Bryce Harper ensured his place in Washington baseball history even before he became the youngest major leaguer since 1998 to hit a home run.
At 19 years, 211 days old, Harper isn’t even old enough to buy a drink to celebrate his more than 400-foot blast off San Diego Padres starter Tim Stauffer, which came in his 15th major league game and 54th at-bat, according to The Associated Press and SATS LLC. The homer not only added to his lore and endeared him to Nationals fans, it evoked memories of another vaunted prospect’s first home run, with not much more age and even less major league experience under his belt, almost 41 years earlier.
Like Harper, Jeff Burroughs was the first overall pick in the amateur draft, and like Harper, he was an expensive project. When the Washington Senators selected him in 1969, there were suggestions that Burroughs might have been the first million-dollar “bonus baby” had the Senators not secured his exclusive rights through the recently adopted draft system. At least that’s what former Atlanta Braves general manager Paul Richards told the New York Times’ Red Smith in this 1975 interview.
And while Burroughs never saw even proportionally the same kind of money that Harper is getting paid by the Nats ($3.65 million over five seasons), he was stuck with the label of “can’t miss prospect.” Senators manager Ted Williams, always looking for a prodigy who might succeed him as a .400 hitter, thought Burroughs just might be the kid. And the Senators, struggling in both the standings and at the gate in 1970, rushed him to the major leagues, at roughly the same age as Harper.
But at age 19, the “can’t miss” kid wasn’t ready. Not by a longshot. He collected just two hits, both singles, in his six-game “cup of coffee” from July 20 to July 30, his average never getting above .250. But exactly one year later, with the team starting to gain some momentum after a 26-47 start, Williams thought it was time. The Senators had won 15 of their last 22 games and three straight when Burroughs started in left field on July 20, and he responded with a hit, a walk and a run as the team extended its streak to four games with a 5-1 win over Milwaukee.
Three days later, the team hit the road for games in Chicago, Minnesota, Milwaukee and Detroit. Burroughs went 1-for 4 against the White Sox in a 6-5 loss in the first game of a doubleheader, but struggled afterward, collecting only one more hit in nine at-bats, playing only occasionally, as the team went 3-6.
The Senators slumped into Detroit on Aug. 2, having lost the last two of a four-game set in Milwaukee, and Burroughs had gone hitless in his only start against the Brewers and walked in a pinch-hitting appearance. But that night at cozy Tigers Stadium, Burroughs would have the biggest night of his big league career to that date and show the potential the team saw when it had taken him in the first round almost two years before.
The Tigers jumped all over Washington starter Pete Broberg. When Broberg wasn’t walking batters, the Tigers were lacing hits and taking taking extra bases on poor fielding plays. Broberg departed after giving up a bases-loaded, two-run single to Bill Freehan, having retired just one batter and given up four earned runs. The Tigers led 5-0 in the first after reliever Horacio Pina gave up an RBI single for ex-Senator Ed Brinkman.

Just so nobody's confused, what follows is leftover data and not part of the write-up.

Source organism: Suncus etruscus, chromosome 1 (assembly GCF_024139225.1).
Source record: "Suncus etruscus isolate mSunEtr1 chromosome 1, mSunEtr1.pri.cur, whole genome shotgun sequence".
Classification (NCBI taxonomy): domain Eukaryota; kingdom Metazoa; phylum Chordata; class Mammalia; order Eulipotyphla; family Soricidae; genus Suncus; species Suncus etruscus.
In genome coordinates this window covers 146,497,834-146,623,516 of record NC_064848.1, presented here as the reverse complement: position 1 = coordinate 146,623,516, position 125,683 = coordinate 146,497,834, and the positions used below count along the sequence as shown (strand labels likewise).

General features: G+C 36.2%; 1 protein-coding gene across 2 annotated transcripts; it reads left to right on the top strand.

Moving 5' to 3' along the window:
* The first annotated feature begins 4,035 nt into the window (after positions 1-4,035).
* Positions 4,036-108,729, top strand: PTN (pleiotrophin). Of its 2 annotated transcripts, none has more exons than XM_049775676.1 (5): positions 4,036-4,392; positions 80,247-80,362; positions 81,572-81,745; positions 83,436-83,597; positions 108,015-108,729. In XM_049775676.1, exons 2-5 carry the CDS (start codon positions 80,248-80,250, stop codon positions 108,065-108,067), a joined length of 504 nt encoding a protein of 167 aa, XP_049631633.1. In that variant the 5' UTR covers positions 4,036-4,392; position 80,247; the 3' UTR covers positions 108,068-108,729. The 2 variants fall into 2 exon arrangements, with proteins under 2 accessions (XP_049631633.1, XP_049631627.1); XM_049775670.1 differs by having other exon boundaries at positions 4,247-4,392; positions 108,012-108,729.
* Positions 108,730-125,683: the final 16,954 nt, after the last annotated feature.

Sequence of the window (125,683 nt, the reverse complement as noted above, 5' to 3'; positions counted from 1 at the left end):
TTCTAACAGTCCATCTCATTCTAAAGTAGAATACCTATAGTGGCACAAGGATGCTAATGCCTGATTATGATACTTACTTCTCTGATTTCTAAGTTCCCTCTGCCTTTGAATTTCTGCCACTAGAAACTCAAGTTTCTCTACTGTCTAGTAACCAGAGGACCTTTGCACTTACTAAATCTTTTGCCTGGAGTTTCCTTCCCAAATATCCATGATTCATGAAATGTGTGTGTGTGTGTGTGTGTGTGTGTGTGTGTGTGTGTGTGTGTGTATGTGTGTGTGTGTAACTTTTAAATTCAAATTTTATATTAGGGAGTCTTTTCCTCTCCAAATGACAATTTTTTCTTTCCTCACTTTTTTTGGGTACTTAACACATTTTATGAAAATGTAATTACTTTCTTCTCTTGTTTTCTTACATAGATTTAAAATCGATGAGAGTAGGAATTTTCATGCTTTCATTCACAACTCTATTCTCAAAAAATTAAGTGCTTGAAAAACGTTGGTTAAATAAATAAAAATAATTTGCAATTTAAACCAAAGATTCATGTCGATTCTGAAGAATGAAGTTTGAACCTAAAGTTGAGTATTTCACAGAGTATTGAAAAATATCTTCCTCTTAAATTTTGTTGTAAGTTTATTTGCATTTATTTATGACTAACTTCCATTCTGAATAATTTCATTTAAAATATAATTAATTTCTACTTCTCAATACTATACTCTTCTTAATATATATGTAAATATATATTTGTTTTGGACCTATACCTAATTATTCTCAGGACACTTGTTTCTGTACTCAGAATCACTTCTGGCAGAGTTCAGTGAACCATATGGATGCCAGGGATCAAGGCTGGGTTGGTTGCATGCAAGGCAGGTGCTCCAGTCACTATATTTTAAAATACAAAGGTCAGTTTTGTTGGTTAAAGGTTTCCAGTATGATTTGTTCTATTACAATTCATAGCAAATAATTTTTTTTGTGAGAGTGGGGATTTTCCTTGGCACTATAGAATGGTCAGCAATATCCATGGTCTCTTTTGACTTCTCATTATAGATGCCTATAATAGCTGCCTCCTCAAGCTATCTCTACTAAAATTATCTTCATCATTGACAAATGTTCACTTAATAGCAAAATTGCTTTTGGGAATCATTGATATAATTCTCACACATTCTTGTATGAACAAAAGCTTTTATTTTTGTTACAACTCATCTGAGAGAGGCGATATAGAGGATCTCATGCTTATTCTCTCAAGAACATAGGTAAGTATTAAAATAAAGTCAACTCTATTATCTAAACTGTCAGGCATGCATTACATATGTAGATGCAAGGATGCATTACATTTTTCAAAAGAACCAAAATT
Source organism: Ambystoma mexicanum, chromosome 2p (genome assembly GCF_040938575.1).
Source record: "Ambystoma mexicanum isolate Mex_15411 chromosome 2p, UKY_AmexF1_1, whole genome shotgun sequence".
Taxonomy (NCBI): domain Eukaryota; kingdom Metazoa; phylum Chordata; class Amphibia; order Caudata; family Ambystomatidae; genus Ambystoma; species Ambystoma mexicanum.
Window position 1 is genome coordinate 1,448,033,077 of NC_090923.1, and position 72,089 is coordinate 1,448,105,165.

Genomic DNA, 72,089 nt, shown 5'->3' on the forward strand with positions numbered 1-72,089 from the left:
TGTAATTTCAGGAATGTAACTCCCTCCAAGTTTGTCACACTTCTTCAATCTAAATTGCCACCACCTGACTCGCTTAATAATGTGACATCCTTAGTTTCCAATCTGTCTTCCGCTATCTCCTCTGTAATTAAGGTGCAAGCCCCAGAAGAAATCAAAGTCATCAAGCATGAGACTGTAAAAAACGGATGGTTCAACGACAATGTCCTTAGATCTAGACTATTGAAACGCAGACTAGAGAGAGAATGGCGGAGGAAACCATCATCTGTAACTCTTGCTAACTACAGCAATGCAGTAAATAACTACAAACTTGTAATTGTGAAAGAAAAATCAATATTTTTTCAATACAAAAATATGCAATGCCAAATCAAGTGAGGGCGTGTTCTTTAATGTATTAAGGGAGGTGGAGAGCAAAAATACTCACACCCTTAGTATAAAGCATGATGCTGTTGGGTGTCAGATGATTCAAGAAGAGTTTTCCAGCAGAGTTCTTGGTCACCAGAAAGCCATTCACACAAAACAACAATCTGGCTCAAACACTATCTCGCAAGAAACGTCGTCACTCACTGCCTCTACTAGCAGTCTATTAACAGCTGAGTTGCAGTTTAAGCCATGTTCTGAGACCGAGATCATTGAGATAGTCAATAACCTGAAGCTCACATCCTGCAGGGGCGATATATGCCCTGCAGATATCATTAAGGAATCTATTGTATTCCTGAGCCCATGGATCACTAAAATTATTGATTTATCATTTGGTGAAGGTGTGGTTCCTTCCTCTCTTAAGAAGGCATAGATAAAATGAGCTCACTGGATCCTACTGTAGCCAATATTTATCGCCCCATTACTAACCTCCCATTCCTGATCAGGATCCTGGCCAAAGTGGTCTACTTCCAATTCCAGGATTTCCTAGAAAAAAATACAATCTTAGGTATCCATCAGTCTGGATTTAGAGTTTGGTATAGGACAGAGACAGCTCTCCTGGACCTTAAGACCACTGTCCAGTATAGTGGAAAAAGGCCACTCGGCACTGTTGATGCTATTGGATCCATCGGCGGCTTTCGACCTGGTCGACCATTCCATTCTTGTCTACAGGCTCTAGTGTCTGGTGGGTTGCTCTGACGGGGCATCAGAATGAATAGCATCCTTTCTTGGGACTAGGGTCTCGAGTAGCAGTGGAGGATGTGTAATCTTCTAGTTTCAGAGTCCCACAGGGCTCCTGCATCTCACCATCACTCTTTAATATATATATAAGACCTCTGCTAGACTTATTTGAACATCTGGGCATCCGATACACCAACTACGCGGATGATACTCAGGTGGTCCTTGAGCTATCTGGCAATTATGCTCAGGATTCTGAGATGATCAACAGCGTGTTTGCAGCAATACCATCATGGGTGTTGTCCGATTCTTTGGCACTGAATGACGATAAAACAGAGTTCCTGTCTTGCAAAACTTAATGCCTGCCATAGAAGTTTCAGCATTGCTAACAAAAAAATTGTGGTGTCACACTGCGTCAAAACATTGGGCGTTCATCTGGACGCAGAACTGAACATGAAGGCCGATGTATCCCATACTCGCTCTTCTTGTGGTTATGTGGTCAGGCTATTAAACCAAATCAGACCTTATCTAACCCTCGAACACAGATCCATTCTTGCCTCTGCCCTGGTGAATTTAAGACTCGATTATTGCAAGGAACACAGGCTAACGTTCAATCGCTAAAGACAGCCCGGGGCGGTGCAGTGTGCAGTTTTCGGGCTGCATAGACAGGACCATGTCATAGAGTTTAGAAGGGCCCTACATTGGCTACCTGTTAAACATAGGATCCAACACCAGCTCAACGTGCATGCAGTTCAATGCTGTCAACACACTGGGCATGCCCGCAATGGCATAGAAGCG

The Senators stuck around though, and even after Willie Horton hit a two-run homer, trailed 7-2 going into the seventh against a tiring Tigers starter Joe Coleman. He yielded back-to-back, one-out walks to Dave Nelson and Don Mincher, and the runners advanced to second and third on Frank Howard’s groundout. Larry Bittner made it 7-4 by singling in Nelson and Mincher, and after Coleman Walked Dick Billings, Detroit manager Billy Martin had seen enough. He pulled Coleman and called in left-hander Ron Perranoski, who needed just one out to get out of the inning with the lead intact.
Williams played the matchup, pinch hitting the right-hand hitting Burroughs for left-hander Bernie Allen. Burroughs was just 20 years and 128 days old and was playing in his 14th major league game when he stepped to the plate for his 28th career at-bat, but it would be his most memorable to that point. He took Perranoski the other way, stroking a ball into the right field stands for his first career homer, a three-run shot that tied the game at 7.
Relievers Casey Cox and Joe Grzenda would let the Tigers off the hook, with the help of a two-run passed ball by Billings, while the Senators advanced only two men as far as second base the rest of the way. The Tigers won 11-7, but Burroughs had earned his reputation. As the team muddled through the end of its final season in the nation’s capital, Burroughs would become a regular outfielder, playing both left and right, finishing at .232 with five homers and 25 RBIs in 59 games.
Once the team moved to Texas, he was destined for even bigger things, winning the American League MVP award just three years later in 1974, when he hit .301 with 25 homers and led the league with 118 RBIs. In 16 major league seasons, he would amass 240 home runs. including 30 in 1973 with Texas and 41 in 1977 with Atlanta. He would twice drive in more than 100 runs in his 882-RBI career and make the All-Star team in each league.
The expectations for Harper are at least that big, if not bigger. Whether he will live up to them remains to be seen, but he’s already achieved more success, at a younger age, and with only a bit more big league experience than Jeff Burroughs, the Senators’ final “can’t miss prospect” before moving to Texas.